Friday, April 27, 2007

BIS Student Notice - No Class on Monday 30 April 2007

Dear Students,
Just to inform you that there will be no class on 30 April 2007.
I will see you on the next class which is Monday 7 May 2007 at 6.30pm.

Thank you.

Zainudin Johari
Senior Lecturer

BIS Tutorial 2

Dear Students,
You May download your tutorial 2 here.

Tutorial 2

Good Luck.


Wednesday, April 25, 2007

BIS Case Study No. 1 - Kewl Cookies

Dear Students,
For your reference,

Kewl Cookies

This exercise may be undertaken on an individual or group basis.

Kewl Cookies is an Australian company which operates in the main population centres in every state and territory. You have been retained by Kewl Cookies to produce an outline plan which describes the basic means of operation of the marketing and delivery side of the business and to identify the basic technology and strategies that are required to improve competitiveness.

The following is information you need to know about Kewl Cookies before you can begin.

· Kewl Cookies makes preservative free cookies. The shelf life of these cookies is no longer than seven days. Old stock is removed when the delivery drivers replenish the shelves. Delivering more than can be sold to an outlet means waste since they operate on a sale or return basis. Delivering insufficient stock will result in lost sales.
· The shopkeeper receives an invoice within 14 days and has 28 days to pay.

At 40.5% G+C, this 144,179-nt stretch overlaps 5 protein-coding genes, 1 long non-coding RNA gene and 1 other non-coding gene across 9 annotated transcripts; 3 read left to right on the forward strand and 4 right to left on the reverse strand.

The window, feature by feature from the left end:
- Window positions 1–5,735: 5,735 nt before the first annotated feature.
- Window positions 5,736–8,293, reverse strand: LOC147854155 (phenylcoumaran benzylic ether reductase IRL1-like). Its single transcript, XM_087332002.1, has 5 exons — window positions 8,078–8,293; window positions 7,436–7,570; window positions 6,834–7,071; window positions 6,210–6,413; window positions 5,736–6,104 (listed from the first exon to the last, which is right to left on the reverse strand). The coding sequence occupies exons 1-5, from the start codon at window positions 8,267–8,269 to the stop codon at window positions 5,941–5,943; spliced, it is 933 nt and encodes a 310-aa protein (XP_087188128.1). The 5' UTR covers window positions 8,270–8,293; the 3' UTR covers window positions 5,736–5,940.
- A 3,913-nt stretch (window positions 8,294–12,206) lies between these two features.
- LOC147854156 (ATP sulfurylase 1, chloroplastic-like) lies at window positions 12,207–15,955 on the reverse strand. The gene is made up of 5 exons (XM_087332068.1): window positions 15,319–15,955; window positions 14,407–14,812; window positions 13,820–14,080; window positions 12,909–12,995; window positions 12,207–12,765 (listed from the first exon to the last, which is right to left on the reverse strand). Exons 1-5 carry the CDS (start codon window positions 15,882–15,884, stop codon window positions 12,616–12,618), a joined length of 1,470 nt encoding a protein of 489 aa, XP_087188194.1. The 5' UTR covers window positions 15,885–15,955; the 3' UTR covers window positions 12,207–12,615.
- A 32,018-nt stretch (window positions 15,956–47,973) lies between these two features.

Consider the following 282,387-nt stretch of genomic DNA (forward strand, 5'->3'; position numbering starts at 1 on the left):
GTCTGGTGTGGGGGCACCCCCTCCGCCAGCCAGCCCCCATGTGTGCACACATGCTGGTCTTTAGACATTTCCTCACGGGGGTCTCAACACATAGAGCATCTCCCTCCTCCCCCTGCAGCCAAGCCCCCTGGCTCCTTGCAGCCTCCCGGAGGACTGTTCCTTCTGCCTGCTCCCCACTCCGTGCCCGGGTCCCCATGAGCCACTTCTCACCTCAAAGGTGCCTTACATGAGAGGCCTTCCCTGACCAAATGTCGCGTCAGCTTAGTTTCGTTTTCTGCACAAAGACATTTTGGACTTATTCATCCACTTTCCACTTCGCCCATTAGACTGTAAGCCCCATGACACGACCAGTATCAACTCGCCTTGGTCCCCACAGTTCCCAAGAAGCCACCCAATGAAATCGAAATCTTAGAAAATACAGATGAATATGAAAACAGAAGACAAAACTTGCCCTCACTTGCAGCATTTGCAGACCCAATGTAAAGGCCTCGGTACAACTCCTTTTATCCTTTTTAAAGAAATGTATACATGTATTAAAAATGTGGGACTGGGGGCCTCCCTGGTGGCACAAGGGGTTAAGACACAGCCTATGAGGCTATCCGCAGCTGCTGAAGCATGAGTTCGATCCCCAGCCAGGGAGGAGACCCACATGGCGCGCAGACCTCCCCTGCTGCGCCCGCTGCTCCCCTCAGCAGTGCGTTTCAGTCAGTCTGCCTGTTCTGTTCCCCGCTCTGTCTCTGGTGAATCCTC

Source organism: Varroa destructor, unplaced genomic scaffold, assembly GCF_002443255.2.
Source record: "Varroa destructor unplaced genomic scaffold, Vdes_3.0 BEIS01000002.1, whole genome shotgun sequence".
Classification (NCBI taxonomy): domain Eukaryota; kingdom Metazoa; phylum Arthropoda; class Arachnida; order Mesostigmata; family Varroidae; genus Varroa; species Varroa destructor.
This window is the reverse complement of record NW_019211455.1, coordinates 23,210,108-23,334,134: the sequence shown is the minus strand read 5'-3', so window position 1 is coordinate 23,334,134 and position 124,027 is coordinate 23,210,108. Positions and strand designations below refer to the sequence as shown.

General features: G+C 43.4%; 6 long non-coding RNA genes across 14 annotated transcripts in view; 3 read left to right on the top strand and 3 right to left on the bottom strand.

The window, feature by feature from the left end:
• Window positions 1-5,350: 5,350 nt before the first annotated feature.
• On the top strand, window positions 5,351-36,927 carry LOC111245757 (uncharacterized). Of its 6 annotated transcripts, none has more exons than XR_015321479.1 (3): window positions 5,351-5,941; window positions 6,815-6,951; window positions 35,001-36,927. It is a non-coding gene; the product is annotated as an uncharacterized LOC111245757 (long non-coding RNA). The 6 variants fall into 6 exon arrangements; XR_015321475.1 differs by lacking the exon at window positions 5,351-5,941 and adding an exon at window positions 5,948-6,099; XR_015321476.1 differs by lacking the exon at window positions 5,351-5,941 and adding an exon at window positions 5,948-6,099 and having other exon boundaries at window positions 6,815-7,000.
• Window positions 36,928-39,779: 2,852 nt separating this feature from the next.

· Sales are good, the company is profitable and Kewl Cookies make a high quality organic product.

· The Kewl Cookie fleet of trucks deliver to each shop which sells Kewl Cookies twice per week on average.

· Kewl Cookies currently operate manual systems for delivery and marketing, drivers come into the bakeries collect their loads and then plan their own delivery routes.

· Kewl Cookies operates statewide over 700 outlets.

· Strategically Kewl Cookies would like to able to market more effectively at the individual outlet level.

· Ideally the new operating plan should save money and time and help the company become more efficient.

Consider the problem from a number of different perspectives; the driver's. the shopkeeper's and the marketer's. Do not get bogged down in technical detail, a high level view is what is required here.

Monday, April 23, 2007

Business Information Systems Unit Description






Name :
Zainudin Johari
Principal Lecturer

Telephone :
016 694 61 62

Email :

Timetable Details:

Day :
Monday / Thursday
Time :
6.30 – 9.30pm
Room :
Unity A